As Alexa's dominance continues, so will Jeff Bezos wealth and the possibilities for both seem to be infinite right now. Whether or not you view that as a good thing is completely subjective, but alas here we are.

5. The Amazon Echo Knows Everything About You

Amazon has so much data about you that it may know even more than Facebook or Google does.

Your shopping history alone provides Amazon with so many data points that they could easily formulate a profile on everything you like, dislike, and who you are.

Now with Alexa in your home, they know so much more.

Just think about this, Alexa responds to every and any request you give her whether it be intentional or not. She can record seconds of audio before a command, which could easily give her even more info you don't want her knowing.

As more and more households get comfortable with voice tech, the data these cloud services collect will grow exponentially. So not only will Alexa know all about you, she'll know everything about your family, your friends, and even your pets.

Every secret you have, every crime you've committed, every lie you've told, every place that you've shopped, and every thing that you've ever posted or liked will be used by Amazon's web services platform to hook you in.

If that sounds like a horrible Black Mirror episode, then you should be on your toes because while all you see is an innocent speaker, every inkling of data is being uploaded to an invisible cloud that you'll never see.

Your family might not know your deepest, darkest secrets, but I bet Amazon does.

Your Turn!

This article is accurate and true to the best of the author’s knowledge. Content is for informational or entertainment purposes only and does not substitute for personal counsel or professional advice in business, financial, legal, or technical matters.

Questions & Answers

Question: How do we access our Amazon Voice history?

Answer: If you go to your Amazon account (Amazon on browser or app) there's a section about Alexa's voice history.

You can look at and/or delete any recordings. I believe there may be a similar section within the Alexa app.


Krzysztof Willman (author) from Parlin, New Jersey on May 21, 2018:

I can understand why, it's surprising easy to hack someones webcam without them knowing it.

There have been times when the Echo lights up randomly even without the wake word being spoken, but I assume that's just a firmware update.

Krzysztof Willman (author) from Parlin, New Jersey on May 21, 2018:

I put a disclaimer because I know how sensitive people get about things like this.

Great explanation to those who are worried about devices spying on them, that's usually the same thing I say to anyone concerned with devices like the Echo spying on them, and don't let me get started with Facebook.

Liz Westwood from UK on May 17, 2018:

I've known friends who have taped over their webcams for fear of being spied on. I still find it off-putting when Echo Dot lights up at the sound of her name in a conversation and appears to join in.

NikkiRoxi on May 14, 2018:

You did put a disclaimer but I’m not sure why you bothered because this article will scare the beejeezes out of people. You negated that disclaimer with everything you wrote subsequently. Luckily I am not easily scared. I heard about the random laughing but I didn’t experience it.

For all of the people who are so afraid of these devices, let me let you in on something. If you have a Computer (purchased in the last 5-8 years, or a laptop, or a Smartphone or a Tablet, a Wifi enabled Camera, or one of the newer Smart TVs you already have a device that can be used to snoop on you. Most everyone has at least one of aforementioned devices in your house yet you never considered what I just wrote before now. Government agencies have had the ability to spy on you for decades. If you are doing something that brings you on their radar then you have something to worry about, but if you are not then you don’t. They surely do not have the resources to keep in-depth track of every single person in this country 24/7. Nor does Amazon have the server capacity to keep a copy of every single recording they get every single second.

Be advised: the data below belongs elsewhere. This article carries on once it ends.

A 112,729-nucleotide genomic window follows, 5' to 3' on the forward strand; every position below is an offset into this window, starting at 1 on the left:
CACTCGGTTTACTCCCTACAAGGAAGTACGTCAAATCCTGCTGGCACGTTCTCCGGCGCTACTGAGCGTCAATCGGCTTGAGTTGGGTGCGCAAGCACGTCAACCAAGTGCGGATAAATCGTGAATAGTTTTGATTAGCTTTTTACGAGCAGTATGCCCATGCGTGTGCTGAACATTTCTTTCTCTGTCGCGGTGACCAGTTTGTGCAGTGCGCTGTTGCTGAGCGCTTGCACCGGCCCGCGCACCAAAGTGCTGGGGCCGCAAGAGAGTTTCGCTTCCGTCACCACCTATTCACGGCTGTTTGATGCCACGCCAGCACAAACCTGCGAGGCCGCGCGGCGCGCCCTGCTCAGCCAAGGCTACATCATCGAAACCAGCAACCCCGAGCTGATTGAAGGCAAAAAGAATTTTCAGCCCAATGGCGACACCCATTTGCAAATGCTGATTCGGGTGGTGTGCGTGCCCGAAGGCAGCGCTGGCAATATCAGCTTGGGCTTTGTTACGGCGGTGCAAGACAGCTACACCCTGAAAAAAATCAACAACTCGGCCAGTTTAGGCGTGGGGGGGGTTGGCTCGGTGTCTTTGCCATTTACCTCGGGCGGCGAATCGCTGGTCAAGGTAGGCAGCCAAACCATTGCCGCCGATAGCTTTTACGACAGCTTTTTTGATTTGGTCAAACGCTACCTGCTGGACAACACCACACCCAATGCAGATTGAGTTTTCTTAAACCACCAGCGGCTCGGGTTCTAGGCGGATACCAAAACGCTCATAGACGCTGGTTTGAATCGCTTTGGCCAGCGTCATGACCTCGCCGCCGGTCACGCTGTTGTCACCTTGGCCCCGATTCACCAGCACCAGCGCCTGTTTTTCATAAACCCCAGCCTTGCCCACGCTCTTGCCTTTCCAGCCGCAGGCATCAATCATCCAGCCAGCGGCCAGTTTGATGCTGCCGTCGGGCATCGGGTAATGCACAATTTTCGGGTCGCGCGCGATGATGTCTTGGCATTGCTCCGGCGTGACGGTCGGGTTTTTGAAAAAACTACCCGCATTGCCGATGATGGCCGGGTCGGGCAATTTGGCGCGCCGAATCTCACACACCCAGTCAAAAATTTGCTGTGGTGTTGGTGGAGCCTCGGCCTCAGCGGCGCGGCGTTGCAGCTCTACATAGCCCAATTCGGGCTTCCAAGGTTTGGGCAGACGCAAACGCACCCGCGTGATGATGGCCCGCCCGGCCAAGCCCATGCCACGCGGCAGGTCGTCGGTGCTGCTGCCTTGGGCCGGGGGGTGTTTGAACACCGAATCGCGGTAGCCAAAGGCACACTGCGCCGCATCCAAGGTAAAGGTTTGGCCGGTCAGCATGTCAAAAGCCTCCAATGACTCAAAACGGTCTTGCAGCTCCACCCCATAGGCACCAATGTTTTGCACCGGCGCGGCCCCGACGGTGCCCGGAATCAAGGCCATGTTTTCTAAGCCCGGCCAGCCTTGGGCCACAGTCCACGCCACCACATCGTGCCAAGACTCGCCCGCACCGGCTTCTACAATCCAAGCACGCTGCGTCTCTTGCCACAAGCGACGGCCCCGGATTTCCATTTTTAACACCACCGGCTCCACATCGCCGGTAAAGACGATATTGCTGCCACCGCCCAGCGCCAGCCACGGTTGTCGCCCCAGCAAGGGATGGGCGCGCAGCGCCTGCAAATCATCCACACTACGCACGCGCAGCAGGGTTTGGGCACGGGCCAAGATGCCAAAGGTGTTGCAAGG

Krzysztof Willman (author) from Parlin, New Jersey on May 14, 2018:

That's a valid concern when you consider what's been happening. My only argument to people who have that fear is that wouldn't your phone also be listening since it's usually always on and near/by you.

I've recently read stories about people who have conversed with others about various products near their phone, only to have those items appear in Facebook ads later on.

It gives one pause about privacy concerns whether it's a phone, tablet, laptop or smart speaker.

Liz Westwood from UK on April 26, 2018:

This is a very interesting article. One of my friends won't have one in the house because she fears being listened to.

Krzysztof Willman (author) from Parlin, New Jersey on April 25, 2018:

You have a good point, it doesn't sound right. I think if this was announced a decade ago, everyone would feel the same way.

I'm a tech nerd so this stuff intrigues me, but I'm aware of how dangerous it can be.

Krzysztof Willman (author) from Parlin, New Jersey on April 25, 2018:

I got chills when I first read about this story, it's very unsettling.

I completely understand why people would want to avoid it for that reason alone.

Krzysztof Willman (author) from Parlin, New Jersey on April 25, 2018:

Well any always-on smart speaker can feel intrusive to a lot of people.

I don't think it will stop people from using these devices, but then again a lot of people don't realize how much privacy is being given away.

Thank you for responding.

Doug West from Missouri on April 24, 2018:

Maybe I'm old fashioned, but I don't want an active listening microphone my house. It doesn't feel right to me.

FlourishAnyway from USA on April 23, 2018:

My favorite is the random laughing. No way am I getting one of these anytime soon.

Mary Norton from Ontario, Canada on April 23, 2018:

It is not just Echo but Alexa and Home. I have not installed any of those in my home and I don't think I will. There is already too much intrusion in our lives by our use of the Net.